|European Monetary Union|
|Founded||Jan. 1, 1999|
|Products||Agreement to adopt a single hard currency and monetary system|
The European Monetary Union (EMU) is the agreement among the participating member states of the European Union to adopt a single hard currency and monetary system. The EMU was formed on Jan. 1, 1999.
Plans for the EMU were formalized in provisions within the Maastricht Treaty, which founded the European Union. The Maastricht Treaty was signed in 1992, and subsequently ratified by all of the member states. Some countries approved the treaty by a public vote, while other countries ratified the treaty through a legislative vote. The Treaty set up the conditions, or "convergence criteria," which each member state in the European Union must meet before it could join the EMU. These conditions for EMU membership were considered necessary because when the member states join the EMU, domestic economic crises in one member state will effect all of the other member states.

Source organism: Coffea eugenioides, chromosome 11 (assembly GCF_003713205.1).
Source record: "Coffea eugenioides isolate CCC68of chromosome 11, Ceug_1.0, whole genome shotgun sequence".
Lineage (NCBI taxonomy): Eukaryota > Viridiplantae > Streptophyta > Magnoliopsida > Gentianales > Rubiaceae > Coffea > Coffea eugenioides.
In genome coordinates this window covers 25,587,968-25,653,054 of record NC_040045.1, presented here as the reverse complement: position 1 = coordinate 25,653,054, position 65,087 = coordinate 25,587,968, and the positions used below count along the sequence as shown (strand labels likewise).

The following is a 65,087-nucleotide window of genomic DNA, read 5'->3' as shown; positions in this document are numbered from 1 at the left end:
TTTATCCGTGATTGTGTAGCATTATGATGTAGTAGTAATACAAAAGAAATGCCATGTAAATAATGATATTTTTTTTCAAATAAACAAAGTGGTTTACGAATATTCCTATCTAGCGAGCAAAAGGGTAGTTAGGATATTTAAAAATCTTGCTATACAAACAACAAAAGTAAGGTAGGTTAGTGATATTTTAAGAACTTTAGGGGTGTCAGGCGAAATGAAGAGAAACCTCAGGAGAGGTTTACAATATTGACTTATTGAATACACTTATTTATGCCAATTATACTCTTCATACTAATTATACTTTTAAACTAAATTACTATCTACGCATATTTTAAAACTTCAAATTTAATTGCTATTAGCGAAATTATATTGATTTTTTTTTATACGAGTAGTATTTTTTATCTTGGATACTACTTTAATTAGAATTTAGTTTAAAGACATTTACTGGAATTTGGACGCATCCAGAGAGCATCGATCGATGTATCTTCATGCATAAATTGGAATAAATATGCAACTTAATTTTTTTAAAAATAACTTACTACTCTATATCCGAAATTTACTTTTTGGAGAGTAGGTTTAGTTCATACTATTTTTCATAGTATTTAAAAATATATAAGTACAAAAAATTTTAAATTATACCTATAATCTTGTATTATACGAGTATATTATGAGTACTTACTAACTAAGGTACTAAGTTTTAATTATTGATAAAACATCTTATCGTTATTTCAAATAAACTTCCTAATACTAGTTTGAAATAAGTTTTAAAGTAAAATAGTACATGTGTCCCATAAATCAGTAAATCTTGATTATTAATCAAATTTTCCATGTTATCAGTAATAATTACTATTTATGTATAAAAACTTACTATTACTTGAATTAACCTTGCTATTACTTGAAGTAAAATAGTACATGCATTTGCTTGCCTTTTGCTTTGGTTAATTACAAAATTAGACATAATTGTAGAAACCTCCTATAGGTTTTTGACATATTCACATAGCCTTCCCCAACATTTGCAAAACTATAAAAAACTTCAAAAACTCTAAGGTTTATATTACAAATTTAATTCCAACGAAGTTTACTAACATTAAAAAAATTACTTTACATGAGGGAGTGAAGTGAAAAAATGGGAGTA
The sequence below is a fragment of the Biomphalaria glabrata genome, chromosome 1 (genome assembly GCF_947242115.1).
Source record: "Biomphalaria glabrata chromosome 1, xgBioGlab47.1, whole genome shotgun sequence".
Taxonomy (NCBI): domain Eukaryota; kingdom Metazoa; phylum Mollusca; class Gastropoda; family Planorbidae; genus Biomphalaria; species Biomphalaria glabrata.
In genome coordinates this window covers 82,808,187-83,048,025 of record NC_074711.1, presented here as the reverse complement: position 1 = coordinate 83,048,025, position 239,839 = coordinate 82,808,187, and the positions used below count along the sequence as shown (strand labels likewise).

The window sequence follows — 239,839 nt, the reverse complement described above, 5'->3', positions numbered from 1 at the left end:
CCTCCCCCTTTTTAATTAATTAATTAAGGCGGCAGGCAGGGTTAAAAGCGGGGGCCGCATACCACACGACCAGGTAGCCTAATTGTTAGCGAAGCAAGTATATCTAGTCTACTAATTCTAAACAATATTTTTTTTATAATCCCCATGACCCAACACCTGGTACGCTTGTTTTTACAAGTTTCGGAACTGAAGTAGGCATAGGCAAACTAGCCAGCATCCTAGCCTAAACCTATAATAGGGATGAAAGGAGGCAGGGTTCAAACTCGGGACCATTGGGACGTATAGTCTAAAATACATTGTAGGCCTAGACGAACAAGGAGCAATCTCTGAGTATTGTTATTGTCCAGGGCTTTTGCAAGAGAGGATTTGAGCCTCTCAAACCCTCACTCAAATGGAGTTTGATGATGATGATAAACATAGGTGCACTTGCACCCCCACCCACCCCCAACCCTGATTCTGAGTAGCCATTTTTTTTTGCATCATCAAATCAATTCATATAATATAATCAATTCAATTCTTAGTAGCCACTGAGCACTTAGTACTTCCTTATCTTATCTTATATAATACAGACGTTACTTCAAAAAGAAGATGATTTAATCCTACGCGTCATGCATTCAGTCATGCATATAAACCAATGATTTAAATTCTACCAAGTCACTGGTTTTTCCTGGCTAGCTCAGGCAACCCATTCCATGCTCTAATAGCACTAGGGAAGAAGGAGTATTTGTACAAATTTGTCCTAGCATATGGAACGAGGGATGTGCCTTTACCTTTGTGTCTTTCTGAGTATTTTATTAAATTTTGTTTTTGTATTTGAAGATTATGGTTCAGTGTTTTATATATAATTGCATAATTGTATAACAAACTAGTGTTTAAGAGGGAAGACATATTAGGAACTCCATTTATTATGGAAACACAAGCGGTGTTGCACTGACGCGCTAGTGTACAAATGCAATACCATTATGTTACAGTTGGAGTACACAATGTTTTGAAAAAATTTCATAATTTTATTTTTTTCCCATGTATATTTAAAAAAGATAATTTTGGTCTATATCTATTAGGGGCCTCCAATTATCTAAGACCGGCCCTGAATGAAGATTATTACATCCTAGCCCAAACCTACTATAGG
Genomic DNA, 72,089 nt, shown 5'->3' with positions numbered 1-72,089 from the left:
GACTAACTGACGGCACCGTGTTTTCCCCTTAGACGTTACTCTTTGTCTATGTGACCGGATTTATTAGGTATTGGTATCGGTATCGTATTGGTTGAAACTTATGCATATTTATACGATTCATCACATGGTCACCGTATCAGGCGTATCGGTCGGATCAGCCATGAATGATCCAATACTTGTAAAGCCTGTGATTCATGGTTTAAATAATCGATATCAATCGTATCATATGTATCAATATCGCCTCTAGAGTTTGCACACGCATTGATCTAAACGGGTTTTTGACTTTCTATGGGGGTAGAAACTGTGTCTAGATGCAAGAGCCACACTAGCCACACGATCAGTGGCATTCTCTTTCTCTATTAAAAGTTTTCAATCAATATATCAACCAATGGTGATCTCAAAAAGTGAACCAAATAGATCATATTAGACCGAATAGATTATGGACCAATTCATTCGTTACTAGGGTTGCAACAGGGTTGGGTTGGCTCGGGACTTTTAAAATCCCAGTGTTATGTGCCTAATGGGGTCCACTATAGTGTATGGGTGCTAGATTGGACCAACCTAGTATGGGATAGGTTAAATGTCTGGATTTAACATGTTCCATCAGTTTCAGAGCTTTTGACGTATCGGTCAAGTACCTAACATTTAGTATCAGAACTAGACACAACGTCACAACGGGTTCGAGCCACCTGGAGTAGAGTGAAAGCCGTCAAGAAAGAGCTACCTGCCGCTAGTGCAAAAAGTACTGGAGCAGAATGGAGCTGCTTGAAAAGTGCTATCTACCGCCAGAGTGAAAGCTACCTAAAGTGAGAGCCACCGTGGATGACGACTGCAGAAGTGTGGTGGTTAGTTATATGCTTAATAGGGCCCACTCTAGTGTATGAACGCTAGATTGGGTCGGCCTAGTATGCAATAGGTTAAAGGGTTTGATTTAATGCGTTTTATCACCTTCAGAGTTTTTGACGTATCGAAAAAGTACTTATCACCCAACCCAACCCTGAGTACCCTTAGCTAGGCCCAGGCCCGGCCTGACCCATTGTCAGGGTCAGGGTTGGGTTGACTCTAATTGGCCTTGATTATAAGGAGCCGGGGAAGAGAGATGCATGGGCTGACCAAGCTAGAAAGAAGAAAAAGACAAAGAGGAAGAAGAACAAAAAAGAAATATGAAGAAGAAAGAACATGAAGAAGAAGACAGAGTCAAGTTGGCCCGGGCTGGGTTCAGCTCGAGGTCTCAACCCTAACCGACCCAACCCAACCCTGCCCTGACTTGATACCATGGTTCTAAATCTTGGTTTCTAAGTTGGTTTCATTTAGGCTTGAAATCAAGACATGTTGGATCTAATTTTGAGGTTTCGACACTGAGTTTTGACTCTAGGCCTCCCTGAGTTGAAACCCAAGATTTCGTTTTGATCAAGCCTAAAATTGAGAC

To participate in the initial formation of the EMU, each member state had to meet the following five convergence criteria by 1998: (1) the national legislation governing the country's financial system had to be compatible with the treaty provisions controlling the European System of Central Banks; (2) the country had to achieve a rate of inflation within 1.5 percent of the rates in the three participating countries with the lowest rates; (3) the country had to reduce its government deficits to below 3 percent of its gross national product; (4) the country had to keep its currency exchange rates with the limits defined by the ERM for at least two years; and (5) the country had to keep its interest rates within two percent of the rates in the three participating countries with the lowest rates.
Eleven of the 15 European Union member states initially qualified to join the EMU in 1998. Those states were: Austria, Belgium, Finland, France, Germany, Ireland, Italy, Luxembourg, the Netherlands, Portugal, and Spain.